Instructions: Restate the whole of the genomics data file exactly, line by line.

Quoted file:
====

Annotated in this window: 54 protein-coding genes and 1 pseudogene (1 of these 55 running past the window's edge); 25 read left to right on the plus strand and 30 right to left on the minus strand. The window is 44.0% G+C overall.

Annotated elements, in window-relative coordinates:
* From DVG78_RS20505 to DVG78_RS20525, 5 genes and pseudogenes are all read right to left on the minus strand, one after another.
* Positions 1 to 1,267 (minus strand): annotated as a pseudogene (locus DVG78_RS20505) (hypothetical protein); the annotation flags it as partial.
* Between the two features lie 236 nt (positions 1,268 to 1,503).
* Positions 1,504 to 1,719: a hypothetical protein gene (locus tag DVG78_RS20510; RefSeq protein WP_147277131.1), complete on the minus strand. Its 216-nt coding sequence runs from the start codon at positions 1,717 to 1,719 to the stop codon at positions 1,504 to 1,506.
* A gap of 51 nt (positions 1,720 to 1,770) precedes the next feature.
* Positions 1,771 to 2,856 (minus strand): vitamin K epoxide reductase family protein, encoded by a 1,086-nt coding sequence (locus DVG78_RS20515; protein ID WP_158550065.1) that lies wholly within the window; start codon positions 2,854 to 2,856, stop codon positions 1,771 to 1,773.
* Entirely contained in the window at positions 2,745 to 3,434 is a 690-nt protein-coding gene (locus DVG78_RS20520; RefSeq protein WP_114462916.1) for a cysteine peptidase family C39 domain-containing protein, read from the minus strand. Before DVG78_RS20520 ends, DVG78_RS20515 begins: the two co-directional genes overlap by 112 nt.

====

Annotated in this window: 54 protein-coding genes and 1 pseudogene (1 of these 55 running past the window's edge); 25 read left to right on the plus strand and 30 right to left on the minus strand. The window is 44.0% G+C overall.

Annotated elements, in window-relative coordinates:
* From DVG78_RS20505 to DVG78_RS20525, 5 genes and pseudogenes are all read right to left on the minus strand, one after another.
* Positions 1 to 1,267 (minus strand): annotated as a pseudogene (locus DVG78_RS20505) (hypothetical protein); the annotation flags it as partial.
* Between the two features lie 236 nt (positions 1,268 to 1,503).
* Positions 1,504 to 1,719: a hypothetical protein gene (locus tag DVG78_RS20510; RefSeq protein WP_147277131.1), complete on the minus strand. Its 216-nt coding sequence runs from the start codon at positions 1,717 to 1,719 to the stop codon at positions 1,504 to 1,506.
* A gap of 51 nt (positions 1,720 to 1,770) precedes the next feature.
* Positions 1,771 to 2,856 (minus strand): vitamin K epoxide reductase family protein, encoded by a 1,086-nt coding sequence (locus DVG78_RS20515; protein ID WP_158550065.1) that lies wholly within the window; start codon positions 2,854 to 2,856, stop codon positions 1,771 to 1,773.
* Entirely contained in the window at positions 2,745 to 3,434 is a 690-nt protein-coding gene (locus DVG78_RS20520; RefSeq protein WP_114462916.1) for a cysteine peptidase family C39 domain-containing protein, read from the minus strand. Before DVG78_RS20520 ends, DVG78_RS20515 begins: the two co-directional genes overlap by 112 nt.